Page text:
'There is a need for what we are doing to develop the industry,'
Nunavut Film changes status to attract federal funds
Nunavut Film's outgoing president hopes 2007 will go down as the year the agency moved from a leaderless, money-losing organization to a media force that stokes home-grown talent and entices foreign productions.
"It has been a year of transition," said Ike Haulli at Nunavut Film's Jan. 17 annual general meeting in Iqaluit.
That transition saw the agency hire a new chief executive, George Ritter, last fall, work with the territorial department of economic development and transportation on a new film policy, and oversee the conversion of Nunavut Film from a society to a non-profit development corporation.
That change is to take place April 1. Outgoing treasurer Bob Long said while it's largely a formal change, it will open up new sources of federal funding that are available to corporations, but not societies.
Also expected this year is a new film policy from the Government of Nunavut, which Ritter hopes will include a labour rebate for southern and foreign producers. Ritter said that will help the territory become a shooting location for foreign productions, which brings investment and jobs into Nunavut.
Nunavut is the only jurisdiction in Canada that doesn't offer such a rebate to foreign producers. Several provinces just increased their rebates, and 23 U.S. states also have such programs, in a bid to lure job-creating film productions.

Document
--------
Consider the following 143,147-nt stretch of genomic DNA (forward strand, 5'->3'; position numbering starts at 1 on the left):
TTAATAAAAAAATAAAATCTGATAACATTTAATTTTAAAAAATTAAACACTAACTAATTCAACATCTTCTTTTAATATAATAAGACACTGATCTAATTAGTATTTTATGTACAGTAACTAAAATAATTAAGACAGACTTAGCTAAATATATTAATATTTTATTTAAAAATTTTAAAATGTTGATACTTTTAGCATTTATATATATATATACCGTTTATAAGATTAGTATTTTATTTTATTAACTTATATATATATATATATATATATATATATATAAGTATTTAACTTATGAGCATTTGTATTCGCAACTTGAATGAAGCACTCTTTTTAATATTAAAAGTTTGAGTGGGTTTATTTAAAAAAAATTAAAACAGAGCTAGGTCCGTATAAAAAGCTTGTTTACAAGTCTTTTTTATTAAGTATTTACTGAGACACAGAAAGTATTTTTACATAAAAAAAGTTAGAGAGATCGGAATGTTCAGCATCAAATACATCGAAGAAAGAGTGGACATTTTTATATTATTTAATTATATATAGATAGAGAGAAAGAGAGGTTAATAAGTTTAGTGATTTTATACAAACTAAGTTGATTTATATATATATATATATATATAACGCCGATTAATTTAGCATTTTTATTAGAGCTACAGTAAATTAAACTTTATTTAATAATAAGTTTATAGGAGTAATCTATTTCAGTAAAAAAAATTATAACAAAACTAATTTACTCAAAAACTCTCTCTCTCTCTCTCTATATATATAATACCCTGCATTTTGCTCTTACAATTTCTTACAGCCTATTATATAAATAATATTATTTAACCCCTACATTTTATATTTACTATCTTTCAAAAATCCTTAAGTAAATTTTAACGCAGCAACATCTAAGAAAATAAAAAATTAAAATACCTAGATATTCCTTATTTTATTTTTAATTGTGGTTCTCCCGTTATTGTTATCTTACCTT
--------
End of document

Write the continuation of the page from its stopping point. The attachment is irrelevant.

The board of directors also approved a change that makes board members ineligible for production funding from Nunavut Film. That's part of the nationwide fall-out from a flap at the Canadian Television Fund last year, where producers sitting on the CTF's board were getting money for their projects.
Ritter said that since then, provincial and territorial film agencies have moved to exclude producers from their boards to shed the appearance of conflict of interest.
"In some cases, they didn't have any industry people at all on the board," he said.
One development loan from Nunavut Film went to a board member last year – $10,000 to member-at-large Myna Ishulutak for a film called Tajarniit.
Nunavut Film received requests for nearly $900,000 in funding and labour rebates from Nunavut producers last year despite having only $475,000 available for filmmakers.
"That shows there is a need for what we are doing to develop the industry," Haulli said.